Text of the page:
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A fact finding history of the 1487-88 voyage that rounded the Cape of Good Hope. Part 1


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Bartholomew Diaz - Bartolomeu Dias 1450-1499

A fact finding history of the 1487-88 voyage that rounded the Cape of Good



Bartholomew Diaz - Bartolomeu Dias The 1487 - 1488 voyage

Shortly following  Diogo Cão’s 1485-86 voyage, King João II of Portugal ordered for the preparation of a further voyage of exploration of the west coastline of Africa. It was known that a great sea lay to the east of the continent, but the questions remained, "How far south did the land-mass of Africa reach to? Did it stretch deep into the southern regions where water turned to ice? Or could the continent be rounded, thus opening the sea route to the east?"


Bartolomeu Dias was chosen to lead the expedition. Diaz is thought to have belonged to a family of known Portuguese seafarers, that included João Dias who had sailed past Cape Bojador, and Diniz Dias thought to be the discoverer of the strategically positioned Cape Verde Islands. There are several dangerous areas scattered along the 'bulge of the West-African coastline' where, when sailing in a northerly direction unfavourable winds often caused ships to founder. The discovery of the Cape Verde islands gave Portuguese ships the advantage that they could sail a westerly route to the Atlantic Islands where they could take on supplies if needed and then catch the trade winds home to Lisbon.


Bartholomew Diaz (1450 - 1489) was well educated and in 1481 he had accompanied Diogo d'Azambuja on a voyage along the coast of West-Africa as far as São Jorge de Mina, on the Gold Coast (Ghana) where the Portuguese were to establish a fortified trading post in 1482. Shortly after this Bartolomeu Dias was appointed as superintendent of the royal warehouse and also the commander of the war ship São Christovão, and was elevated to being a member of the Royal Court. In October 1486 he was made Commander in Chief of an expedition with the purpose of further charting the west-coast of Africa and to establish as to whether a sea route to the east existed. If so, valuable trade routes could be opened and possibly the 'way to Prestor John' the ruler of a fabled Christian Empire that lay in the east.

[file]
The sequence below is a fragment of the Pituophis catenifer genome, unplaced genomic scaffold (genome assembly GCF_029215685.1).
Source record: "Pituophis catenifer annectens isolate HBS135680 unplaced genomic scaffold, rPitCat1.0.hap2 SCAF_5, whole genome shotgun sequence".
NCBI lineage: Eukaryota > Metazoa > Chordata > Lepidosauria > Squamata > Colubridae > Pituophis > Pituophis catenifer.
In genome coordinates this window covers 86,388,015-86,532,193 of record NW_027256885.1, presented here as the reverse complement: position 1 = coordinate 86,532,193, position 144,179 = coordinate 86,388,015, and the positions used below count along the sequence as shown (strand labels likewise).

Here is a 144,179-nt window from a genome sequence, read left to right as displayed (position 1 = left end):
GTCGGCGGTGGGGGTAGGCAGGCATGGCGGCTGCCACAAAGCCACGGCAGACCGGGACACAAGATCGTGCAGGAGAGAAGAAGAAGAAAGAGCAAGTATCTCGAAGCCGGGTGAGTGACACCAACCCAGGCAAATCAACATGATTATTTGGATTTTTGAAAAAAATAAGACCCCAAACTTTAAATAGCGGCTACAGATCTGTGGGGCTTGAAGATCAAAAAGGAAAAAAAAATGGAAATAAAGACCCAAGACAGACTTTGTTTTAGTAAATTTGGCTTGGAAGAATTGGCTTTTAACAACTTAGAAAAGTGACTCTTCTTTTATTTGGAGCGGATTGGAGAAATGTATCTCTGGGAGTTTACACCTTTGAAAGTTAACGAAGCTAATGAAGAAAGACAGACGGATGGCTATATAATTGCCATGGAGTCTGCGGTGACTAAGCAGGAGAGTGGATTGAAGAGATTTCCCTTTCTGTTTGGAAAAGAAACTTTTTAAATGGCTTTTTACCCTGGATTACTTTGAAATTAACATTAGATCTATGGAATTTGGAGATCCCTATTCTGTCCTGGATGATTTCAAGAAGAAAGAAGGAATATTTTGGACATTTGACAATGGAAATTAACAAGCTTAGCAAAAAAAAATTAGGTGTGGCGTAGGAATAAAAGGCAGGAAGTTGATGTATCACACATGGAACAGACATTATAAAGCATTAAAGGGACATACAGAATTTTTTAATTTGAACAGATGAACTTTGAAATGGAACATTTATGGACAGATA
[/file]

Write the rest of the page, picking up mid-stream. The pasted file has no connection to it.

In August 1487 Bartholomew Diaz sailed from Lisbon in command of a fleet of two lateen rigged caravels, each measuring about 22 meters in length and of about 50 tons burden, plus a smaller third vessel that was to serve as a supply ship and could possibly have been a caravelo redonda having a square rig on the main mast. Dias had Leitão serving as Master and Pero Alenquer as Pilot. The second caravel the São Pantaleão was under the command of João Infanta, with João Grego serving as Master and Alvaro Martins as Pilot. The supply ship had the brother of Diaz, Pedro serving as Master and João de Santiago as Pilot.


Bartolomeu Dias also took with him 2 negroes that had been brought to Lisbon by the Diogo Cão expediton from the area of the Bay of Tigres in southern Angola. He further took aboard 4 negresses from the coast of Guinea. The Africans were treated well during their stay with the Portuguese. The motive being that when they were released ashore they would convey a favourable report of the Portuguese to the local natives.


The expedition eventually passed latitude 21º 47'S the previously furthest point of exploration, being marked by the Padrao of Diogo Cão at Cape Cross in Namibia. Cão had recorded the distance from Cape Catherine at latitude 0º 53'S to Cape Cross as being some 375 leagues. A Portuguese league being 5,920meters or 3,197 nautical miles, or 2,285kms. A measurement of some accuracy considering the calculation methods of the time.


Padrao Memorial to Portuguese Navigators Lisbon

Navigators Padrao Lisbon

Bartholomew Diaz 500 Anniversary Stamp

Diaz 500yrs Anniversary

Portuguese Caravel

Portuguese Caravel

Portuguese Flag 15th Century

Portuguese Flag

Mid 15th Century